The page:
Police personnel cordon-off protesting farmers belonging to the Karnataka Rajya Raitha Sangha gathered to take part and support the ongoing protests against the central government’s recent agricultural reforms, in Tumkur district of Karnataka state on February 6, 2021
Farmers unions called for protest roadblocks across the country in the latest day of action
Tens of thousands of police were deployed across India on Saturday in a bid to smother new protests by farmers fighting government agriculture reforms.
Ten metro stations were closed in central New Delhi — where a tractor rally last month turned into a violent rampage — and thousands of police manned barricades and roadblocks at key intersections.
Farmers unions called for protest roadblocks across the country in the latest day of action.
They and their supporters occupied dozens of roads and toll booths for three hours in several states, but no trouble was reported.
A major police deployment was ordered in the key farm state of Uttar Pradesh, which is a traditional pro-government bastion. Farmers groups suspended their action in the state to avoid a confrontation.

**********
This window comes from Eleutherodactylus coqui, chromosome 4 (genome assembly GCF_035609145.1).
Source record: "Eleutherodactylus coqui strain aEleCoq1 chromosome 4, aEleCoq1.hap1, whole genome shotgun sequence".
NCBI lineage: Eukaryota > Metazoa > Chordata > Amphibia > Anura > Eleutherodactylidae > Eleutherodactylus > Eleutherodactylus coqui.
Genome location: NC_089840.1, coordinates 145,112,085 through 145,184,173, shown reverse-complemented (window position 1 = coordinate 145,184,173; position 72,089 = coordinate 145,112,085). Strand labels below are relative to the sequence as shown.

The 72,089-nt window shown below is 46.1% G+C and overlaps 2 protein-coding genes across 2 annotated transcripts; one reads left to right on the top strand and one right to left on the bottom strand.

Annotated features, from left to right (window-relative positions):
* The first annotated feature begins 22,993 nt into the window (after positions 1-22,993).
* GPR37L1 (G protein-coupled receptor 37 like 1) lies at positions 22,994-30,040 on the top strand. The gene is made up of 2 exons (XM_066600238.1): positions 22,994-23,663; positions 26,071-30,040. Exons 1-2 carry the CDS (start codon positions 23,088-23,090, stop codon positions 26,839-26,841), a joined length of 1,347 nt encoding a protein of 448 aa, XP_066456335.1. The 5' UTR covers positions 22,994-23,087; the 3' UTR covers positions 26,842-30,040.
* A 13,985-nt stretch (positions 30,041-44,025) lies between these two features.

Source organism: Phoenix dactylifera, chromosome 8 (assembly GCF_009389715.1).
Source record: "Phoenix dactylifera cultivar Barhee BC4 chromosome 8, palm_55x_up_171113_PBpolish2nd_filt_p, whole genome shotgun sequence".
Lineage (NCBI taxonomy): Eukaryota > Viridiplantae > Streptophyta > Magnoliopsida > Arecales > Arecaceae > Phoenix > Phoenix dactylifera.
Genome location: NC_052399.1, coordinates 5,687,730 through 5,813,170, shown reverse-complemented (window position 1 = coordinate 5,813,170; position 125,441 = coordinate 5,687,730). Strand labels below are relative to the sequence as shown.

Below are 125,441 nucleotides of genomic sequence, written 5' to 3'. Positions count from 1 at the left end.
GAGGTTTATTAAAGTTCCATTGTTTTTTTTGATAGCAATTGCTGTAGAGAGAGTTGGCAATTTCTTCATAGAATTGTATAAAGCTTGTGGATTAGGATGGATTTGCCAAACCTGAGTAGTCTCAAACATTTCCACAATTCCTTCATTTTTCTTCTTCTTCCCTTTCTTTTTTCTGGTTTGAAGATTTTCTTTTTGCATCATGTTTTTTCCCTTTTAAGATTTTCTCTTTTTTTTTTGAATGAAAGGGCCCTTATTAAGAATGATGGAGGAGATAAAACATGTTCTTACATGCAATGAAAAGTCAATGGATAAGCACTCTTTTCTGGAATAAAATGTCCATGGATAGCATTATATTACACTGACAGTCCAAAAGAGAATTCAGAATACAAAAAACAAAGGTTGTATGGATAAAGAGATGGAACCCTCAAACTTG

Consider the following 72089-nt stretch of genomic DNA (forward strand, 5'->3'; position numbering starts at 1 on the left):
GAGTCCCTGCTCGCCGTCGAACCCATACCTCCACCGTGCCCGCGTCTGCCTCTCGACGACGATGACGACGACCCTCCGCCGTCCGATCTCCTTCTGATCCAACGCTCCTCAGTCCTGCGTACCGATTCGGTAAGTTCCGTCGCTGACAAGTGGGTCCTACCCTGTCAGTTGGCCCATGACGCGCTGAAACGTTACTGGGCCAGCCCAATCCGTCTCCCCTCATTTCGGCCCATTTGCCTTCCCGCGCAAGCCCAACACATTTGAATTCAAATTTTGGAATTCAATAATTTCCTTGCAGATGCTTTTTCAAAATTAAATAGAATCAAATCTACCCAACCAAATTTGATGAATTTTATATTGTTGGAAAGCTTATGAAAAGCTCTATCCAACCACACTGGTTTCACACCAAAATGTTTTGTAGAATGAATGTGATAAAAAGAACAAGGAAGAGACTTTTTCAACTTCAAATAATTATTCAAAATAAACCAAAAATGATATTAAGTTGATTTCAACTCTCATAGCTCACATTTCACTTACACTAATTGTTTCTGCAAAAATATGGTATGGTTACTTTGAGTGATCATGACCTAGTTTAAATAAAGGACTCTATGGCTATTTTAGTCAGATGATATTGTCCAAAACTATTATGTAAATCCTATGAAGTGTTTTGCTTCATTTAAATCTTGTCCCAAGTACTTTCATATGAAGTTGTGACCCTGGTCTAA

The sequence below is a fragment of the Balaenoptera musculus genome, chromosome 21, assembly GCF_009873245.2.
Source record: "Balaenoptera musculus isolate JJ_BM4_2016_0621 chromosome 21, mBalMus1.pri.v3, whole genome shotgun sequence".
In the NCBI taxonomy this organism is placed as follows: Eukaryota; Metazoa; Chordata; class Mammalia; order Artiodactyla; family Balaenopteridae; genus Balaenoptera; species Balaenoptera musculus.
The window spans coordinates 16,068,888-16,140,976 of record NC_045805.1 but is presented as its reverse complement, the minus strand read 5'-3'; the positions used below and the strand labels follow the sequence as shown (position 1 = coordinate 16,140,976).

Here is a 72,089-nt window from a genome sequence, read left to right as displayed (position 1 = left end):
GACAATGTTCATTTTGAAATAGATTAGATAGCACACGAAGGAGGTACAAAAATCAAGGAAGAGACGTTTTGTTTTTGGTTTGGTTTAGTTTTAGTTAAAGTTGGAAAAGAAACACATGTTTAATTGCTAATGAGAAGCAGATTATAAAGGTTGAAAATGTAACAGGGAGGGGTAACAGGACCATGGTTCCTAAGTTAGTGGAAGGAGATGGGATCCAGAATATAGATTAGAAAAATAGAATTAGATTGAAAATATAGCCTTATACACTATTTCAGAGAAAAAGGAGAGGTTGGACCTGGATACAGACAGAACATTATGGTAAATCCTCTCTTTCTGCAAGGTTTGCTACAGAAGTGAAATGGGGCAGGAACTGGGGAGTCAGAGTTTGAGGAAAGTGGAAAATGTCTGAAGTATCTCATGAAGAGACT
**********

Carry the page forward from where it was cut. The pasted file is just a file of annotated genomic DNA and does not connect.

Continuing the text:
Tens of thousands of farmers have been camping on the outskirts of Delhi since November calling for a repeal of the reforms that free up farm produce markets.
The farmers say the changes mean the crucial agriculture industry will be taken over by major conglomerates.
While the authorities have increased pressure on the Delhi protest camps — cutting internet and water supplies — the farmers have vowed to keep their campaign going for months more.
Rakesh Tikait, one of the senior farmers’ leaders, said Saturday that the protests would go on until the October 2 one-year anniversary of the launch of their campaign unless the government repealed the new laws.
He told the Indian Express newspaper that thousands more farmers wanted to come to Delhi to join the protests and would not be deterred by barbed wire fences put around the camps.
“They can put nails on the ground; we will put soil over it and grow flowers. We aren’t scared of the barricading or high security.
“We don’t think police will seal the area. If they do, there are protesters here who can break through all the barricades,” he said.